After making landfall this Friday (Sept. 14), the massive storm will now "wobble" southward and then head west, making a "big, grand tour" of the southeastern United States, U.S. Fish and Wildlife Service (FWS) meteorologist Kevin Scasny said in a statement released today (Sept. 12).
Florence, now a Category 4 storm with sustained winds of 130 mph (209 km/h), was previously expected to travel north, up the North Carolina coast, after making landfall, according to the statement. Its new path indicates that after arriving in the area near Wilmington, North Carolina, the storm will dip to the south before resuming a western course, the FWS explained in the statement. [Hurricane Florence: Photos of a Monster Storm]
"We have seen a dramatic shift in the track," Scasny said, adding that big changes to the storm's behavior could emerge within the next two days.
The hurricane is expected to weaken into a tropical depression as it continues westward into South Carolina and Georgia. Eventually, Florence will veer north into the Appalachian Mountains, bringing soaking rains to Virginia and western North Carolina, before sputtering out late next week near Delaware and Maryland, the FWS reported.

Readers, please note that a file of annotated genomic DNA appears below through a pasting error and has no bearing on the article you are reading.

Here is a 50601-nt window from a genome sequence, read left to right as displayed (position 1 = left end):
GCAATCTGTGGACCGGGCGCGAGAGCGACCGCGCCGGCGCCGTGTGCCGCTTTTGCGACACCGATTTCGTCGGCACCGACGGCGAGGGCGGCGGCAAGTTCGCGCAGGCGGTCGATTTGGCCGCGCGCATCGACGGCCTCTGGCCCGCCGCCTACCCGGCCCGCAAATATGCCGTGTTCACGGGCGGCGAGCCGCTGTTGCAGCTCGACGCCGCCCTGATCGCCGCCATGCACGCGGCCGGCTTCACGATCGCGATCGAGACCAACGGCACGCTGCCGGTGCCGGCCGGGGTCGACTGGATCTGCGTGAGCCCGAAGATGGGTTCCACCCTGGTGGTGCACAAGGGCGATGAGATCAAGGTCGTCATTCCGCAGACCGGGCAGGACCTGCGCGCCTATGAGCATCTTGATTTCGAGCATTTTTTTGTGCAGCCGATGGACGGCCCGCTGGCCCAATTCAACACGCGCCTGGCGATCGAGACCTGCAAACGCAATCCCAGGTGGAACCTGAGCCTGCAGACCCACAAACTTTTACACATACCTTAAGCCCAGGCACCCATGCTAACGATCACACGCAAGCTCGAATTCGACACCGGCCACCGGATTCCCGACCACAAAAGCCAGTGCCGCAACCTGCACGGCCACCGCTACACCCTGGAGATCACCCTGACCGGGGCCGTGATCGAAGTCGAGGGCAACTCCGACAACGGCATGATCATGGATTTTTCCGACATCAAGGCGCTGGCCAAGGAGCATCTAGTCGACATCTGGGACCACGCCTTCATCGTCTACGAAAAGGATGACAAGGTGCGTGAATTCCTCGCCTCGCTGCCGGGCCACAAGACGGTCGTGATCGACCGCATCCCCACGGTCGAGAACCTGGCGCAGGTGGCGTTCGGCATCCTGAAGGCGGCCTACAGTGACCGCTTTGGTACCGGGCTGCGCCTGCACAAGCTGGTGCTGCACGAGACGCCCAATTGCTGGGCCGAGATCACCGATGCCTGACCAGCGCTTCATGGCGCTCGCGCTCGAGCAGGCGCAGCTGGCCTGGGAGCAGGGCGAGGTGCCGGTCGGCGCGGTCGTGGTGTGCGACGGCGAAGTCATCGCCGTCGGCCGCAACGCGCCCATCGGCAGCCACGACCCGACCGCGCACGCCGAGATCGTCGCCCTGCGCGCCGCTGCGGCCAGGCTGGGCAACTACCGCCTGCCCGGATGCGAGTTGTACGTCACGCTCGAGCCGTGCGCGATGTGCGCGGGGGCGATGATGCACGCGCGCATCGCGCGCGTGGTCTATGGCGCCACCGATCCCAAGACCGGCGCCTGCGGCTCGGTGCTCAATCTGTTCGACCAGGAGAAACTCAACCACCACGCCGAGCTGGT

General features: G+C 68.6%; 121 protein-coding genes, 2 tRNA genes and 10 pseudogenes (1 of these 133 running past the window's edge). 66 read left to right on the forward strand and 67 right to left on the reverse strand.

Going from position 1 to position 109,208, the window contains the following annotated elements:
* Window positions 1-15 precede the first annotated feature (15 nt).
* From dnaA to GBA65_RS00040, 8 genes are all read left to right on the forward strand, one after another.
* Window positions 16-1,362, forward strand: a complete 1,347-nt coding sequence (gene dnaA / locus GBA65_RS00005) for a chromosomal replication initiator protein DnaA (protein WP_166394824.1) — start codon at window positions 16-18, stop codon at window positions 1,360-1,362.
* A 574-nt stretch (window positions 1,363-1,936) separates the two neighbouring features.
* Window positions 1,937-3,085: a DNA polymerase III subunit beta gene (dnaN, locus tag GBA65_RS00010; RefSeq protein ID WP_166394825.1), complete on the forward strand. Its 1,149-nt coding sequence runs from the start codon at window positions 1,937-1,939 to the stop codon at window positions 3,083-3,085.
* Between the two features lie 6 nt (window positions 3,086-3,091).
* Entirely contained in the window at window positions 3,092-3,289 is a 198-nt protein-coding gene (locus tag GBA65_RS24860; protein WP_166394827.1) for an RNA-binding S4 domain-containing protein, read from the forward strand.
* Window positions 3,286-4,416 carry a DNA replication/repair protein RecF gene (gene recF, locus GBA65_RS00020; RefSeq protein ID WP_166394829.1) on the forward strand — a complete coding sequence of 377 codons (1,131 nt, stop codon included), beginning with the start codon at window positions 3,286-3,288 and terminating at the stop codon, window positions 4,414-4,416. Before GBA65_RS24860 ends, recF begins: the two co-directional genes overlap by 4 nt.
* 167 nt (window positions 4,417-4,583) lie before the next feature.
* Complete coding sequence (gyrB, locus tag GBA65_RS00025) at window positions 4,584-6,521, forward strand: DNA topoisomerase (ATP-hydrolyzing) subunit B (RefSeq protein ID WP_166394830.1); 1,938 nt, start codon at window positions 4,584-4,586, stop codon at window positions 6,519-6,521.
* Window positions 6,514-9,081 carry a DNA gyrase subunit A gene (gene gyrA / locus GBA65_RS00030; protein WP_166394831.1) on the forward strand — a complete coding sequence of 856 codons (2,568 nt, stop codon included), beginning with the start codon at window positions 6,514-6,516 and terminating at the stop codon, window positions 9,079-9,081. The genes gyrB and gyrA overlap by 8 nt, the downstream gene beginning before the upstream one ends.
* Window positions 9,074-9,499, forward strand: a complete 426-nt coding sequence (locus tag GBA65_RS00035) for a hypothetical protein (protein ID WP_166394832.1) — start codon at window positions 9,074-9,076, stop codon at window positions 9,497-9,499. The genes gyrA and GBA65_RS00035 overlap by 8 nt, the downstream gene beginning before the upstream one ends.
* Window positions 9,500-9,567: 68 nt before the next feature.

Florence is also expected to lose speed and "hover" once it reaches the coast, which will intensify the impacts of its heavy rainfall and storm surges, Ken Graham, director of the National Hurricane Center (NHC), said in a Facebook Live update earlier today.
The storm will slow down because of pushback from a trough — an extended area of low atmospheric pressure — currently over Texas, Stacy Stewart, an NHC senior hurricane specialist, said in the update.
As the trough moves east, it will disrupt the winds that steer the hurricane, Stewart said. That leaves the "spinning wheel" at the hurricane's core stranded, "and it'll just sit there until the weather pattern changes," he said.
Though Florence won't be making landfall until Friday, tropical-storm-force winds — 39 to 73 mph (63 to 117 km/h) — will begin whipping through coastal regions as early as tomorrow, making it exceptionally dangerous to be outside, Graham said.
"Today is the time to get your preparedness actions complete," he said. And if local officials recommend evacuation, evacuate immediately. "If they're telling you to leave, you have to leave," Graham said. "This is a life-and-death situation."
Original article on Live Science.